Child Custody and Consent to Treatment

Volume 1, Number 10, Winter 2001

Timothy, age 12, had been raised by his grandparents since infancy. His mother, who could not handle the responsibilities of a child, had left him with her parents and moved away. His father had disappeared before Timothy’s birth and played no part in the child’s life. Although Timothy’s grandparents have cared for him for most of his life, no formal custody papers had ever changed hands.

When the grandparents took Timothy to Daria, LCSW for treatment, they agreed to sign the consent form. However, Daria was concerned if their consent form was valid.

The above scenario is one commonly faced by social workers treating children. In each instance, it is imperative that the social worker determine if consent has been obtained from the legally appropriate person. Generally speaking, informed consent from a person who lacks the authority to give consent is the same as NO consent at all. This rule applies to nearly all non-emergency treatment. The social worker has a duty to determine prior to treatment if the authority to consent exists.

Who has authority? NASW Insurance Trust’s book “Prudent Practice” provides this simple definition: “Unless parental rights have been terminated by a court order, each parent has the right to waive confidentiality and consent to the service of their child regardless of which parent has custody.” If the parents never have been married to each other, the mother usually has the right to consent to treatment. Unless the father’s name is on the child’s birth certificate, the biological father may have no right to consent to treatment for the child until his paternity is established through a decree of paternity signed by the court. If the parents are divorced, the rights of the parents usually are stated in language in the divorce decree or a court order.

Social workers may see children in an emergency situation where immediate help is required. Typically emergency services are not provided in isolation, but in collaboration with other health care professionals, including physicians. In such instances, the social worker and a team of medical/mental health professionals, usually two physicians, determine whether treatment is appropriate, document the facts that resulted in the emergency, and state the rationale for the conclusion that emergency treatment is required. Treatment after the emergency has passed, requires an appropriate separate consent.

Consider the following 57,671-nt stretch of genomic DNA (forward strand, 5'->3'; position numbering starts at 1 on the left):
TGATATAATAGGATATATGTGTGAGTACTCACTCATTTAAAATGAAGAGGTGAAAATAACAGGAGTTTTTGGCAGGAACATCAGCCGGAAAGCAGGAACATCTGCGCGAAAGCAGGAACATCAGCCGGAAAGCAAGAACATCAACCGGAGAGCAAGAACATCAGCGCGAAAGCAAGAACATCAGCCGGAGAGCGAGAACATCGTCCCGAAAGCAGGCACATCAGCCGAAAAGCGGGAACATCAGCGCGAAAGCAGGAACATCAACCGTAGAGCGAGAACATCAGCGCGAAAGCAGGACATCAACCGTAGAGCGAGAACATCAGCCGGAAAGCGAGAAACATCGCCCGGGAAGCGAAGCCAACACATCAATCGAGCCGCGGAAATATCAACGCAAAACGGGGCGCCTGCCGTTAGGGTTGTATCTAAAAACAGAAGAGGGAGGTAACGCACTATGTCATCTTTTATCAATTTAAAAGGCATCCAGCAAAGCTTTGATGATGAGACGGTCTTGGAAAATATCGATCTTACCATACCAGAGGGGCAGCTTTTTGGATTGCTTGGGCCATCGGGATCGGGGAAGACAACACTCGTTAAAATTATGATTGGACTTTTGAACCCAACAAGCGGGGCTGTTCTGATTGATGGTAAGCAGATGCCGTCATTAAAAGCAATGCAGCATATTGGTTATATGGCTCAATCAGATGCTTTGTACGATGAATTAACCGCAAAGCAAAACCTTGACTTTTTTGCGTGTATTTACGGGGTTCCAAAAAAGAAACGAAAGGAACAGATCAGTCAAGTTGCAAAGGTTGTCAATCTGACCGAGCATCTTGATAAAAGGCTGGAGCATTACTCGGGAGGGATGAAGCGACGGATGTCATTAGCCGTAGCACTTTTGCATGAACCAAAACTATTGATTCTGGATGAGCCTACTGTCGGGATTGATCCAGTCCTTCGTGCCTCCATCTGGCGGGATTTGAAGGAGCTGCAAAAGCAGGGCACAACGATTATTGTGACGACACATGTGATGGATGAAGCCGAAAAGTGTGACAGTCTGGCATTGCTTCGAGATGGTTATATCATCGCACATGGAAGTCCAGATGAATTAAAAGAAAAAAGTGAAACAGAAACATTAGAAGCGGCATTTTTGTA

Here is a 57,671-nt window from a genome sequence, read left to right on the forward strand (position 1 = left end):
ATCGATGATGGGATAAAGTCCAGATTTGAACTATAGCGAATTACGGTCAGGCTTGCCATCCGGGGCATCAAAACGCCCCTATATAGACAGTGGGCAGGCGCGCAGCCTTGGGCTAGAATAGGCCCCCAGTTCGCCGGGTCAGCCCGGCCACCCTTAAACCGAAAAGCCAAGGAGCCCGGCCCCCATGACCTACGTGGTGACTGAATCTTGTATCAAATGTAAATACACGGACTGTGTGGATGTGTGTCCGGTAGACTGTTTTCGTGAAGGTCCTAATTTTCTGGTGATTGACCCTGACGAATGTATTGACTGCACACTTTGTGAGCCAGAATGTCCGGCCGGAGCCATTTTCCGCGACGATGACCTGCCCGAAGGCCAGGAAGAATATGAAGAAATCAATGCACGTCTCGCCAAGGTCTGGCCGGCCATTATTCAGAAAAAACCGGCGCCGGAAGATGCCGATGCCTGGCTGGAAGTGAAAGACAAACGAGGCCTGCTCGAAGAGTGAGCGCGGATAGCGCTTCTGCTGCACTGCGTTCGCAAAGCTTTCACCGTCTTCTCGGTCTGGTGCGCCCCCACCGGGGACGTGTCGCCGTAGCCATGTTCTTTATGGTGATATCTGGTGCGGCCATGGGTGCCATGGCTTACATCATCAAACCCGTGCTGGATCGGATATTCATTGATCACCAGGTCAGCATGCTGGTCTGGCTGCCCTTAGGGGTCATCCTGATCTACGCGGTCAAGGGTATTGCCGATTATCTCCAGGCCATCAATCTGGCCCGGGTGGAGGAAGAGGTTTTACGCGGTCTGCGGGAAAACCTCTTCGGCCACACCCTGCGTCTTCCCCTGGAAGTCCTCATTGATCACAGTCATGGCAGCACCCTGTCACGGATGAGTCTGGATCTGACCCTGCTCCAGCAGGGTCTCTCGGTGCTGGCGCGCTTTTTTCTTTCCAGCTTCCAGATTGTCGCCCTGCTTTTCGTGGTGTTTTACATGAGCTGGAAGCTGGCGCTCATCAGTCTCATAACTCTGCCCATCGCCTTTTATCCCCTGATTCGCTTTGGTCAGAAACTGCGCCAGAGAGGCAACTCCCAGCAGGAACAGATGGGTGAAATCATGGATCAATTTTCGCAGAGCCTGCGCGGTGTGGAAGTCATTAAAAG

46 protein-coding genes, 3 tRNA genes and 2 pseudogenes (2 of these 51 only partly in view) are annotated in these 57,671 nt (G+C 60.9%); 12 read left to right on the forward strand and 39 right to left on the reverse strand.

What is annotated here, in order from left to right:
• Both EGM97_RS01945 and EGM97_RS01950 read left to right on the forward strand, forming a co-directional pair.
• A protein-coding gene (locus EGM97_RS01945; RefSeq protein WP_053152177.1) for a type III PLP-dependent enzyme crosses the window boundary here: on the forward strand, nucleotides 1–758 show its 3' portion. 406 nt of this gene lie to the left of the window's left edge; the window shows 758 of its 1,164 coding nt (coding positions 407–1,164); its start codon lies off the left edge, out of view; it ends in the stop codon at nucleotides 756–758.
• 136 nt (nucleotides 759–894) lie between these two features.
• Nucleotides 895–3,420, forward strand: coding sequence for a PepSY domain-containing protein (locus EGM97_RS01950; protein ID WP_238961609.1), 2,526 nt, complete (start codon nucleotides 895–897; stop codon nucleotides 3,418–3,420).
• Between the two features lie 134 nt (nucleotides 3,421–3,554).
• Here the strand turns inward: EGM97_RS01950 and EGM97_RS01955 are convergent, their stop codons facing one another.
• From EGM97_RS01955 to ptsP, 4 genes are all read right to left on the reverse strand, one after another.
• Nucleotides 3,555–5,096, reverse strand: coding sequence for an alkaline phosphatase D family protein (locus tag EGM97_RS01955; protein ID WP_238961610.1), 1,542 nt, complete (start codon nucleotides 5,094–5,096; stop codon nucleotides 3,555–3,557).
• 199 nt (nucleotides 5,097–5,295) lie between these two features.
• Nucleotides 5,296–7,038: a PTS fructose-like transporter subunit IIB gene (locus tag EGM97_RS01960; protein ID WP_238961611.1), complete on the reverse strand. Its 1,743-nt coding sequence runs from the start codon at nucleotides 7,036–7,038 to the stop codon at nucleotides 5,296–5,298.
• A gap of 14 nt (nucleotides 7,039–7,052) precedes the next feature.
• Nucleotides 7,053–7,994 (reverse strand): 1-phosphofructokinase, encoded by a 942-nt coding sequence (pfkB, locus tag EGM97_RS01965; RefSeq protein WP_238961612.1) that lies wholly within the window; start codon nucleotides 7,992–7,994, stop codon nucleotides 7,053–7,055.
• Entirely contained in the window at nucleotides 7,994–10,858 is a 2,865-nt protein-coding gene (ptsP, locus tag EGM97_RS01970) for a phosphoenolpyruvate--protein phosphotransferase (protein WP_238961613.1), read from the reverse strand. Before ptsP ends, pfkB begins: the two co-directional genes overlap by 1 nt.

Whenever working with children, consider the following:

  1. Be familiar with your state laws and regulations. Some states allow minors to give informed consent if they have reached a certain age or under certain conditions. Some states allow for the non-custodial parent to consult the child’s therapist.
  2. Routinely ask for documentation of the parental or custodial relationship.
  3. Wherever possible, discuss the parental rights with both parents before treatment is initiated. If the parents are in divorce or custody litigation, establish rules about your role as the treating therapist and the testimony, if any, to be provided.
  4. Always document at the time of treatment. Even though a social worker’s treatment records for a child are more likely to be used in litigation between parents or guardians, they can always be used in malpractice litigation against the social worker.

Margaret A. Bogie, MHSA, Insurance Consultant, is a contributing writer and Mirean Coleman, LICSW, Senior Staff Associate at NASW, is a contributing editor to this series for the NASW Insurance Trust. The names and case examples used in Practice Pointers articles are completely fictitious, and any resemblance to persons living or dead is purely coincidental. Questions about this article should be directed to NASW via blawrence@naswasi.org.